A couple of months after I arrived in Vientiane in 2010 I was invited to a Teacher’s Day celebration at a school where I’d been doing a little bit of volunteer work. As part of the festivities all the teachers (myself included although I didn’t think of myself as a teacher) were given beautifully wrapped and ribbonned gifts. Although highly curious, as instructed I didn’t open the gift until I returned to my guesthouse room, where I discovered…… a box of baby milk formula.
I was bemused. But I berated my own ingratitude, reminding myself that baby milk formula would be valuable to many people in the world. I wondered if this gift had been chosen especially for me. It even occurred to me (yes, I am paranoid) that it was a heavily veiled hint from Lao friends keen to see me married with babies. In embarrassment, and feeling unable to ask the questions that I wanted to ask lest they cause offence, I stashed the baby milk formula under my bed and vowed to find somebody who could make good use of it.
Of course I forgot all about the formula until it was time for me to return to the UK a couple of months later. When I was packing up my room I wondered what to do with the unwanted gift. Something (maybe the subconscious learning of a couple of extra months in Laos) made me open up the box and the awareness dawned on me that there was no baby milk formula inside. Padded with newspaper balls were two teacups and saucers.
I was reminded of this a little while ago when, whilst discussing a forthcoming event in Vientiane, a Lao friend made a comment about the danger of people focusing too much on the cup and not enough on the tea. In other words many people will focus on how the event will be presented to the world rather than on the content of the meeting; on how it will look rather than on what can be learned.
It is easy to agree – and to extrapolate this idea to other daily situations which I encounter here in Laos. In particular I’m fascinated by how people working in projects take photos of everything that they do and how that photographic record often seems to become more important than whatever it was that actually happened. Sometimes it feels to me like this verges on dishonesty – like the photos and the reality don’t tell the same story.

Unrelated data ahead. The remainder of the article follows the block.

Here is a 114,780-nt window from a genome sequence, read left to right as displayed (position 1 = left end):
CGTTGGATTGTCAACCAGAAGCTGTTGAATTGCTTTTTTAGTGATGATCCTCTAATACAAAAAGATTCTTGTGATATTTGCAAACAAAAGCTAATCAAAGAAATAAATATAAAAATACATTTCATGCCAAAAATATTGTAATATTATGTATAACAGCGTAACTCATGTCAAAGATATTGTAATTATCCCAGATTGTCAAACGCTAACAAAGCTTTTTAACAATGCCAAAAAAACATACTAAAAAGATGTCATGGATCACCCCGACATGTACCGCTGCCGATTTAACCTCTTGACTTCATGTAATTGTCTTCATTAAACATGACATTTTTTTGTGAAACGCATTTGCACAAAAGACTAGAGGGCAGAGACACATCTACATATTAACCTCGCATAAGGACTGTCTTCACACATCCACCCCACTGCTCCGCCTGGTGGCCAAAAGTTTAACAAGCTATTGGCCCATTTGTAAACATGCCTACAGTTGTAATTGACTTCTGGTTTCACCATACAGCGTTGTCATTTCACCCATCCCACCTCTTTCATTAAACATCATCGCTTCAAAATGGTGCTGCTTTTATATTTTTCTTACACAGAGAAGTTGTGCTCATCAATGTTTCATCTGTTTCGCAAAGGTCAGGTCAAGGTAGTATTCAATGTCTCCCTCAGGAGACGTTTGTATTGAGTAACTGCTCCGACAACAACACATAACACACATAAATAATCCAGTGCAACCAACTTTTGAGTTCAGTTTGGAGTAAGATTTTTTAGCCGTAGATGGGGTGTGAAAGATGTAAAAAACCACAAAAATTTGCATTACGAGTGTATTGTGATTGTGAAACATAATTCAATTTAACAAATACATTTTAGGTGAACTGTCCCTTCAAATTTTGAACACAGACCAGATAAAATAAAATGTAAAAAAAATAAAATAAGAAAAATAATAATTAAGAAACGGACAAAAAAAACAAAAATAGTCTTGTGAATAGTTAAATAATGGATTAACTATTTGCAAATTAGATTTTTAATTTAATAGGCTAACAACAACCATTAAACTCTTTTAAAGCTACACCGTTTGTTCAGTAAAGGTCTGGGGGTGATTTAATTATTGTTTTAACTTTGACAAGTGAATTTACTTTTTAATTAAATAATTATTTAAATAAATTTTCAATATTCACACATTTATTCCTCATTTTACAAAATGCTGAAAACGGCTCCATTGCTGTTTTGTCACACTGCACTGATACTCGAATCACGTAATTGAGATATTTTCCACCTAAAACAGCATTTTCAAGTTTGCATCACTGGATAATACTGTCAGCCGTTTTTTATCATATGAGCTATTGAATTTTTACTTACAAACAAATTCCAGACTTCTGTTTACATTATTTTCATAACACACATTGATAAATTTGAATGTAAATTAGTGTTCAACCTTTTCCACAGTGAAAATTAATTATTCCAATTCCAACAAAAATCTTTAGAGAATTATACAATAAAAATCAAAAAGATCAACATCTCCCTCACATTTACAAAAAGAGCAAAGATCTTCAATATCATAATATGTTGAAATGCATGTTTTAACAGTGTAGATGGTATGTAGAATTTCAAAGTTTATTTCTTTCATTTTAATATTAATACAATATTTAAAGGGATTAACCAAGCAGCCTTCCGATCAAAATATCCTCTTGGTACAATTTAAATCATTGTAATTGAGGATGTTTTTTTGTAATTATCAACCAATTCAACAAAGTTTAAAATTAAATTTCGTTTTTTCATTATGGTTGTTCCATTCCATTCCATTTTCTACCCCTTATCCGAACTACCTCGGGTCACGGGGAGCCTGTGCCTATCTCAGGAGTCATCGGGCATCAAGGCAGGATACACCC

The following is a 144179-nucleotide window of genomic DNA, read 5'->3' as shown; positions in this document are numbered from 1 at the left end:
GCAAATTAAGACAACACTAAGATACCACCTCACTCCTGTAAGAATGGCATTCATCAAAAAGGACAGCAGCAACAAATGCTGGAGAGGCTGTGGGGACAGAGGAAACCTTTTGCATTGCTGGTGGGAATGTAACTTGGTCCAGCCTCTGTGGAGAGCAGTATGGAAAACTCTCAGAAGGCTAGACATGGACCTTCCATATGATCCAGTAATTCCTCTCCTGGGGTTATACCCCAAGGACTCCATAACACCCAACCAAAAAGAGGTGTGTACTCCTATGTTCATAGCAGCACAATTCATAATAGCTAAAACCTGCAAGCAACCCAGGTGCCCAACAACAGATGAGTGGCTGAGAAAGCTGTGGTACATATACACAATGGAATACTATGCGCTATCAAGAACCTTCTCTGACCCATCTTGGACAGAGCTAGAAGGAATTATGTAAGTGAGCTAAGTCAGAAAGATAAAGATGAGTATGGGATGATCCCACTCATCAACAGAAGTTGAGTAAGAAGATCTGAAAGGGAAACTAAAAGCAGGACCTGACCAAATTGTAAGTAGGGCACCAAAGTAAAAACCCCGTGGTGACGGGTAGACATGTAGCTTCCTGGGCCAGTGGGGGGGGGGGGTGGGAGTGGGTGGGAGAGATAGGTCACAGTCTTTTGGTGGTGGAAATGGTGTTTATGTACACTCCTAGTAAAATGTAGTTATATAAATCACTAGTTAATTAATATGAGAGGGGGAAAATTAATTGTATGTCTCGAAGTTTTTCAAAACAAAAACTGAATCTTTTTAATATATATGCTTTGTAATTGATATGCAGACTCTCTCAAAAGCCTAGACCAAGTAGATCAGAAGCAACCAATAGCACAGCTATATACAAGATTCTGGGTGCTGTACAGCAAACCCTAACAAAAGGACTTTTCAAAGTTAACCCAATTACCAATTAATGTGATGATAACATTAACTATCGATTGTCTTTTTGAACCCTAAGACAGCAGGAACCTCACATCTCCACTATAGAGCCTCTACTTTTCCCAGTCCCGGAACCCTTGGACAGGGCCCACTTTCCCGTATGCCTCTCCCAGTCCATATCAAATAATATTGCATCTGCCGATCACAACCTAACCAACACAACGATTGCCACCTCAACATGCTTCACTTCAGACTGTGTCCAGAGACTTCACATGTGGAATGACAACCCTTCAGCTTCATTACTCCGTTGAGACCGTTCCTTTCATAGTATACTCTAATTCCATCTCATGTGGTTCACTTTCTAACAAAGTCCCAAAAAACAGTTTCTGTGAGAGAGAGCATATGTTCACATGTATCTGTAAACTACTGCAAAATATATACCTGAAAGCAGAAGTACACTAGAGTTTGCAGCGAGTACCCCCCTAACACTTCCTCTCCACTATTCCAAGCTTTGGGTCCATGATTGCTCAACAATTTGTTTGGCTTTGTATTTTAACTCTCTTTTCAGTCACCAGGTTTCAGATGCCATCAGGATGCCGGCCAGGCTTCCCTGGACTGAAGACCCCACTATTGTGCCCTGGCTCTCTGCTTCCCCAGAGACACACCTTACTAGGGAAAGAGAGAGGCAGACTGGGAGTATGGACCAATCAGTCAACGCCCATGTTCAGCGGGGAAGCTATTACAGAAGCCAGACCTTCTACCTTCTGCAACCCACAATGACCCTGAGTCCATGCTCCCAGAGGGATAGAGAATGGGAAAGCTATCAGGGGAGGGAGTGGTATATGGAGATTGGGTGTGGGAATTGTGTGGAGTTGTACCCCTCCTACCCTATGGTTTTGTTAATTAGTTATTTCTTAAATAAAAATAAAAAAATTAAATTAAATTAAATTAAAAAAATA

But it also depends, of course, on who reads the story and how they read the story. I perceived a dissonance between the different layers of packaging and the content of my Teacher’s Day gift because I am not familiar with the practice of wrapping gifts in recycled packaging. The beautiful care and attention paid to packing the gift added a value and care to it that a hurriedly wrapped gift would just not have. Underneath that care there was a random functional box. Any Lao person (or anyone who had lived here long enough to receive a gift from a Lao person) would have known not to assume that what was written on the box was in the box, and would have immediately looked inside. To me, a newly arrived foreigner, the obvious was not obvious and the content of the gift was almost lost.
I’m just playing with two different teacup stories. I’m not suggesting that a Teacher’s Day gift is the same as a big event. I do think I’ve learned three things. The care with which something is packaged is important but doesn’t tell the whole story. Familiarity makes unhelpful assumptions less likely – I look back now and wonder how I was such an idiot – but I’m sure there are still many similar assumptions that I make every single day. You need some sort of teacup to have a cup of tea.